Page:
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Australian National Parks




Australian National Parks

The first laws to protect the country's scenic areas were passed in Tasmania in 1863. In 1879, the Royal National Park was established south of Sydney - Australia's first, and the world's second national park.

Since then, about 3200 national parks have been created in Australia and Tasmania, covering more than 40 million hectares land - 5.3 percent of the Australian land mass.

Most Australian national parks are within easy reach of main cities and towns. Most can be reached by road, some by air, and a few by rail. Many parks contain Aboriginal culture - paintings and ceremonial sites for example. These rare sites are protected and, in some cases, parks are owned by the Aboriginals.

Every year, more than four million people visit Australia's national parks. As a result, almost all parks have good walking tracks and picnic spots and most allow camping in special areas. Where camping is not allowed, suitable camping grounds or motels are usually nearby. Visitors can also enjoy discovering Australia's colorful birds, mammals, and reptiles.



World Heritage

Australia has a large range of National Parks, some listed under World Heritage, some that have been established as parks under the care and control of traditional Aboriginal owners and many others that are controlled by various State Governments.

What is ,World Heritage'? World Heritage is a Convention, and Australia is a founding nation of it. It promotes cooperation among nations to provide a conservation safety net for worldwide heritage areas. The protection of the world's irreplaceable natural and cultural wonders is very important for this pact, and the member states are trying to safe our world's nature.

Most of Australia's World Heritage areas are big enough to interest a large number of tourists. The tourists visiting these areas are watched to prevent damage that might be caused by overuse; walking paths, roads, boating or other activities.

Australia's most famous National Parks.

.are the Great Barrier Reef and the Uluru National Park with its Ayers Rock.

                       

The Great Barrier Reef is one of the natural world's most colourful wonders, and a must-see for most visitors to Australia. The Great Barrier Reef is the largest system of corals and associated life forms on earth. It stretches for 2300 km along the northern Queensland coast.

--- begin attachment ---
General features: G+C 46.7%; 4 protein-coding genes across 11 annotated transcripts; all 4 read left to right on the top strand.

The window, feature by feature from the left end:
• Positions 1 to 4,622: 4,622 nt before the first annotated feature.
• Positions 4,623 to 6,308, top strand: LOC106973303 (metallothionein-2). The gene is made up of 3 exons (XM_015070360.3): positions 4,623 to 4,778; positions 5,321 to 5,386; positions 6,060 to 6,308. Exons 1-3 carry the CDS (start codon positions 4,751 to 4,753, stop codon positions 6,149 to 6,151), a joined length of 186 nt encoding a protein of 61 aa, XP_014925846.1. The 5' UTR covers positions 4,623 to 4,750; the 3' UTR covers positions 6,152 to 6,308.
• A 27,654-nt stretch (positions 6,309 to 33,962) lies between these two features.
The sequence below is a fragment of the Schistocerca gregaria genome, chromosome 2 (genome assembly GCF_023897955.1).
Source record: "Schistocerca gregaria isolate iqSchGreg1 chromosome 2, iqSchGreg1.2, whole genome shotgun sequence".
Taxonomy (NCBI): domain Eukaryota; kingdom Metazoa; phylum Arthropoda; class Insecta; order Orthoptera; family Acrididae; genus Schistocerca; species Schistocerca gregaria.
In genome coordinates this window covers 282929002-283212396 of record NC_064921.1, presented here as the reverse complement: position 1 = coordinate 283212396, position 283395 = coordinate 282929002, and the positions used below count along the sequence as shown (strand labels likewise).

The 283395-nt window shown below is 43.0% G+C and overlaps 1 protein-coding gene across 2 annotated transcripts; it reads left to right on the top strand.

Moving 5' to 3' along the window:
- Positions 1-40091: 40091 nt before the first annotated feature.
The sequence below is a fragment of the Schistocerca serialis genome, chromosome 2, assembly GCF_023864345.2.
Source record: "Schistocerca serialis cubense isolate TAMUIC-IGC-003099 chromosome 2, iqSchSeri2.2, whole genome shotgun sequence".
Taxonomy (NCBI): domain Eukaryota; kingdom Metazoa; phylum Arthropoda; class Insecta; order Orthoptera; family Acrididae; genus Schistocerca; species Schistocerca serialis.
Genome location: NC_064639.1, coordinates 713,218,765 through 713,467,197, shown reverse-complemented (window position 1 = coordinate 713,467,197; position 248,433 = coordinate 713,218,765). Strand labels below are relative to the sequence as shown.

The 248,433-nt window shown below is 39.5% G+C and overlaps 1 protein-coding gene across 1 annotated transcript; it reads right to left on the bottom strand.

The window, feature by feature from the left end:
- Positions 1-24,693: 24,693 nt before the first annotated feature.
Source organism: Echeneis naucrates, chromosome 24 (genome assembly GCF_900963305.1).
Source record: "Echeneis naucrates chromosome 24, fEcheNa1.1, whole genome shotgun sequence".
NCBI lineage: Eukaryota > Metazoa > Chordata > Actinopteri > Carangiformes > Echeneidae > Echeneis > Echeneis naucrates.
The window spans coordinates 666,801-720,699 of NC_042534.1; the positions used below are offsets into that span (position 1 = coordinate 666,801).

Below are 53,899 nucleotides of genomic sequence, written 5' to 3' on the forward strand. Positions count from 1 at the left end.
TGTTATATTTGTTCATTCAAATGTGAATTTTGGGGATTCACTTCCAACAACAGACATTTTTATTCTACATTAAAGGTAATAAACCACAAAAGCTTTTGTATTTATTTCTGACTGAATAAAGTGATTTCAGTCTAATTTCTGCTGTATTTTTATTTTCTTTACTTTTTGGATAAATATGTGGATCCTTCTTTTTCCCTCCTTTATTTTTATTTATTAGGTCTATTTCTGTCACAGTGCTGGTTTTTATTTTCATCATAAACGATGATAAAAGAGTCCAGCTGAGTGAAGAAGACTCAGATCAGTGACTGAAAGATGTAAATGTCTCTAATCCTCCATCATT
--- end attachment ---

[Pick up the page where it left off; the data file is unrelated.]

These Reefs are skeletal remains of plants and animals, combined with living plants and animals. About 1500 species of fish and more than 300 species of corals, 4000 mollusc species, and 400 species of sponge have been identified.

Although World Heritage-listed, the Reef supports activities that include commercial fishing boats, scientific research, and tourism. The 'Great Barrier Reef Marine Authority' controls these activities.

Visitors to the Great Barrier Reef can choose from about 20 island resorts, or a full service holiday on the nearby mainland, from where they can take a day cruise to the reef. Cairns is the main gateway to the reef, but boats leave regularly from all mainland towns and cities. Some boats stay near the reef for the day, and others rest at large platforms holding up to 400 people. The day is spent swimming and diving with some of the world's most colourful fish and amazing valleys of living corals.

Uluru National Park

All visitors to Ayers Rock stay at Yulara, the service village 12 miles from the national park. The only way to visit the park is via private transportation or through a tour. Many guides offer tours - the alternative for international visitors is renting a car.

The route typically taken by visitors to the top is a traditional path used by ancestral Mala men. The path is a very spiritual one, that's why the Anangu prefer if tourists don't use it as a common footpath.

While many people don't care about that and climb, there are several alternatives. Visitors can circle the base and pass sacred aboriginal grounds like the Kantju waterhole and Mutitjulu (Maggie Springs). The geology and mythology of the area is amazing, and a look at some of the numerous aboriginal cave paintings is very interesting, too.










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